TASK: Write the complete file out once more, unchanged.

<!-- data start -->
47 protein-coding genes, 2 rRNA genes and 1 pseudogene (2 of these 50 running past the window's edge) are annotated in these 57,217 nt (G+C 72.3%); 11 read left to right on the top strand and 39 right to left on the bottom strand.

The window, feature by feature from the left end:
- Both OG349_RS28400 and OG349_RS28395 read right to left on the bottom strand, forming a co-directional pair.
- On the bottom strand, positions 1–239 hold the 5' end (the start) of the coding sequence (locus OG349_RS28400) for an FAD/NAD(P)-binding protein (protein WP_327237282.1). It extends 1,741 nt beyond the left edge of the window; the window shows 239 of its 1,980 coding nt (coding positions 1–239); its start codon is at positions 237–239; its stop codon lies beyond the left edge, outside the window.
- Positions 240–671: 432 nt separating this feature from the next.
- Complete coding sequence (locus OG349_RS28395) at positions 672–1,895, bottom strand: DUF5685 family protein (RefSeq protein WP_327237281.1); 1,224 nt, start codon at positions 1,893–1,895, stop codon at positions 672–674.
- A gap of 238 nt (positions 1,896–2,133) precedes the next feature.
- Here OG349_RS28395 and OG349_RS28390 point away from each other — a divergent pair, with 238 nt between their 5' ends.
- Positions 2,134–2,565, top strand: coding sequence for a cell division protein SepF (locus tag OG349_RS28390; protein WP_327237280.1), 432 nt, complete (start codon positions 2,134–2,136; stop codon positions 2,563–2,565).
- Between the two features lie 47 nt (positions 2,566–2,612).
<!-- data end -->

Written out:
47 protein-coding genes, 2 rRNA genes and 1 pseudogene (2 of these 50 running past the window's edge) are annotated in these 57,217 nt (G+C 72.3%); 11 read left to right on the top strand and 39 right to left on the bottom strand.

The window, feature by feature from the left end:
- Both OG349_RS28400 and OG349_RS28395 read right to left on the bottom strand, forming a co-directional pair.
- On the bottom strand, positions 1–239 hold the 5' end (the start) of the coding sequence (locus OG349_RS28400) for an FAD/NAD(P)-binding protein (protein WP_327237282.1). It extends 1,741 nt beyond the left edge of the window; the window shows 239 of its 1,980 coding nt (coding positions 1–239); its start codon is at positions 237–239; its stop codon lies beyond the left edge, outside the window.
- Positions 240–671: 432 nt separating this feature from the next.
- Complete coding sequence (locus OG349_RS28395) at positions 672–1,895, bottom strand: DUF5685 family protein (RefSeq protein WP_327237281.1); 1,224 nt, start codon at positions 1,893–1,895, stop codon at positions 672–674.
- A gap of 238 nt (positions 1,896–2,133) precedes the next feature.
- Here OG349_RS28395 and OG349_RS28390 point away from each other — a divergent pair, with 238 nt between their 5' ends.
- Positions 2,134–2,565, top strand: coding sequence for a cell division protein SepF (locus tag OG349_RS28390; protein WP_327237280.1), 432 nt, complete (start codon positions 2,134–2,136; stop codon positions 2,563–2,565).
- Between the two features lie 47 nt (positions 2,566–2,612).